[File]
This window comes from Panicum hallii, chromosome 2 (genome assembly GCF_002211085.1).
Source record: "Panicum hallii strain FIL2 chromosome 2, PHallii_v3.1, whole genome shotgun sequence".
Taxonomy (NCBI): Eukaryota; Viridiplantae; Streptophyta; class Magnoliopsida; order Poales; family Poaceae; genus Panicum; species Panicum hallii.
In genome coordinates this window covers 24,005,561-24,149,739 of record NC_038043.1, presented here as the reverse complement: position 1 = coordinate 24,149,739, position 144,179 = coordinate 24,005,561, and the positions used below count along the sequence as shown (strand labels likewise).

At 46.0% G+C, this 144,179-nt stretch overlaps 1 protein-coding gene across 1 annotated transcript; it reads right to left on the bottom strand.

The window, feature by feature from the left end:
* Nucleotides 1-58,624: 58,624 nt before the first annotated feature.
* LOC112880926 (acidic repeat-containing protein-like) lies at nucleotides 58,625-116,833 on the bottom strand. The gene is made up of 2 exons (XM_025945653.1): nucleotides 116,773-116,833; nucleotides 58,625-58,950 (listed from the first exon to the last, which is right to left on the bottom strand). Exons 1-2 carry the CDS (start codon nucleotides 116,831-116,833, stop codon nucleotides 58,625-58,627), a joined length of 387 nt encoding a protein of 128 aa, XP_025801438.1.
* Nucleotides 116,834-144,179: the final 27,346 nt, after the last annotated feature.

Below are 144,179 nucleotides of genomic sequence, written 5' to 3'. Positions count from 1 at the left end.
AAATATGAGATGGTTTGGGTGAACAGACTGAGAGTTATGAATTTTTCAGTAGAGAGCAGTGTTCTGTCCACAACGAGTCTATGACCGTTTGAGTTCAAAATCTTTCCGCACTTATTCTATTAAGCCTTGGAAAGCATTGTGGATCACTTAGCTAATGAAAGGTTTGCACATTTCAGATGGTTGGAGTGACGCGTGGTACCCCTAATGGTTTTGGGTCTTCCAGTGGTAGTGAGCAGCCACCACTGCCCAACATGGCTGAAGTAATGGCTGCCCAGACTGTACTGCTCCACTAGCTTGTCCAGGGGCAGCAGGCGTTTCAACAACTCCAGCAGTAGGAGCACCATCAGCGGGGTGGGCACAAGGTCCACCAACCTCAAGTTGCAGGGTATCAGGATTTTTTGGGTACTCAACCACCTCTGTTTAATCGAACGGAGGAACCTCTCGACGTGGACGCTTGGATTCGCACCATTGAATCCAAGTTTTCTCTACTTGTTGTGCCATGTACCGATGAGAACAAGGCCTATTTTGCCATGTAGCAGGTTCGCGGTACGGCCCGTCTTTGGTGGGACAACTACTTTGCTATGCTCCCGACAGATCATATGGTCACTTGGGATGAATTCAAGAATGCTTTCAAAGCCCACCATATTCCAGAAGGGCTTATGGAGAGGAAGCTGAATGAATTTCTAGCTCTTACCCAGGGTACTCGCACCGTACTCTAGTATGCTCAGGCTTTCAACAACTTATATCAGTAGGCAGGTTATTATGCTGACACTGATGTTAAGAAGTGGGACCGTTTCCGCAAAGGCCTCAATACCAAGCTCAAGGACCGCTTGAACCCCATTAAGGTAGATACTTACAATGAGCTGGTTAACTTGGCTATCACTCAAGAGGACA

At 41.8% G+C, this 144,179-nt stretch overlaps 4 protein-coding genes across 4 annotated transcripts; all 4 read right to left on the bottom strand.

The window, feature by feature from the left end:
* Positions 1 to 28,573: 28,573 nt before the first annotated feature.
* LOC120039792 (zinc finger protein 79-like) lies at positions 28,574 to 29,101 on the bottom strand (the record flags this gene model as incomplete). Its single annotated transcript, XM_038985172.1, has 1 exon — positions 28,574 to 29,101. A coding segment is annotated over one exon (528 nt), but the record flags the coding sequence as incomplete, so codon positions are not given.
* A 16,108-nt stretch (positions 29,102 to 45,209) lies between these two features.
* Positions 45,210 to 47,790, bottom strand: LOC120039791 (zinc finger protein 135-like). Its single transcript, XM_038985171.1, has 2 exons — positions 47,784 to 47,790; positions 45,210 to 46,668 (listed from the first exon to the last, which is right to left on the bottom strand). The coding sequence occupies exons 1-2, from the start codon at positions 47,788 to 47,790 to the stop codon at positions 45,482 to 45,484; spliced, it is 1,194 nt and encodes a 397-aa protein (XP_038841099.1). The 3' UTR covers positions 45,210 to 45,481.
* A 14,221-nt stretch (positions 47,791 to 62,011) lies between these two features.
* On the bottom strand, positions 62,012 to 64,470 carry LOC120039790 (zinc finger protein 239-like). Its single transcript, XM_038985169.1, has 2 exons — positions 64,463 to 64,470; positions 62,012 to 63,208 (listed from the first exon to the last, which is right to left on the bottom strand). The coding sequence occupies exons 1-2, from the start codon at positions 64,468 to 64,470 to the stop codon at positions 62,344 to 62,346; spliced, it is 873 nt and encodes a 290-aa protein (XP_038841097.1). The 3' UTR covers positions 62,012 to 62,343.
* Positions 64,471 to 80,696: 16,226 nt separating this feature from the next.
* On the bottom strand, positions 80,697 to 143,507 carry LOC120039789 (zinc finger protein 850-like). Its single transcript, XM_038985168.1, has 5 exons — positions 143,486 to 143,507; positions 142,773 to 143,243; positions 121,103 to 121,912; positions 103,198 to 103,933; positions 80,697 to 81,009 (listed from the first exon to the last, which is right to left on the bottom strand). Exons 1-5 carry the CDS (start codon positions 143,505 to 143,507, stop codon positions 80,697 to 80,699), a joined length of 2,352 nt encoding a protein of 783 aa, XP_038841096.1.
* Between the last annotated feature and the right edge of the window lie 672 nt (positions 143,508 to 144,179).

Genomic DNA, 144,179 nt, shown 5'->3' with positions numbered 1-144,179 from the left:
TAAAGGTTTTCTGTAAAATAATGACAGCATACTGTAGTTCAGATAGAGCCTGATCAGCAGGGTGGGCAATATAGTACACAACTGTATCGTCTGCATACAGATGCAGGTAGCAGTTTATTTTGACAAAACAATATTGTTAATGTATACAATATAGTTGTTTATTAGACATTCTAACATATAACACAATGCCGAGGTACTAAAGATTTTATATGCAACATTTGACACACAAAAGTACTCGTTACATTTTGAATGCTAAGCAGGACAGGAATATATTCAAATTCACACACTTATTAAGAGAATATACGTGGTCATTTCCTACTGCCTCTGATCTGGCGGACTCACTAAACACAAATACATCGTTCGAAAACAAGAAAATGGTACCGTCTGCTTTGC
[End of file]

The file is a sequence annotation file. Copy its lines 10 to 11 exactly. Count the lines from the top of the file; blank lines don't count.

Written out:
Below are 144,179 nucleotides of genomic sequence, written 5' to 3'. Positions count from 1 at the left end.
AAATATGAGATGGTTTGGGTGAACAGACTGAGAGTTATGAATTTTTCAGTAGAGAGCAGTGTTCTGTCCACAACGAGTCTATGACCGTTTGAGTTCAAAATCTTTCCGCACTTATTCTATTAAGCCTTGGAAAGCATTGTGGATCACTTAGCTAATGAAAGGTTTGCACATTTCAGATGGTTGGAGTGACGCGTGGTACCCCTAATGGTTTTGGGTCTTCCAGTGGTAGTGAGCAGCCACCACTGCCCAACATGGCTGAAGTAATGGCTGCCCAGACTGTACTGCTCCACTAGCTTGTCCAGGGGCAGCAGGCGTTTCAACAACTCCAGCAGTAGGAGCACCATCAGCGGGGTGGGCACAAGGTCCACCAACCTCAAGTTGCAGGGTATCAGGATTTTTTGGGTACTCAACCACCTCTGTTTAATCGAACGGAGGAACCTCTCGACGTGGACGCTTGGATTCGCACCATTGAATCCAAGTTTTCTCTACTTGTTGTGCCATGTACCGATGAGAACAAGGCCTATTTTGCCATGTAGCAGGTTCGCGGTACGGCCCGTCTTTGGTGGGACAACTACTTTGCTATGCTCCCGACAGATCATATGGTCACTTGGGATGAATTCAAGAATGCTTTCAAAGCCCACCATATTCCAGAAGGGCTTATGGAGAGGAAGCTGAATGAATTTCTAGCTCTTACCCAGGGTACTCGCACCGTACTCTAGTATGCTCAGGCTTTCAACAACTTATATCAGTAGGCAGGTTATTATGCTGACACTGATGTTAAGAAGTGGGACCGTTTCCGCAAAGGCCTCAATACCAAGCTCAAGGACCGCTTGAACCCCATTAAGGTAGATACTTACAATGAGCTGGTTAACTTGGCTATCACTCAAGAGGACA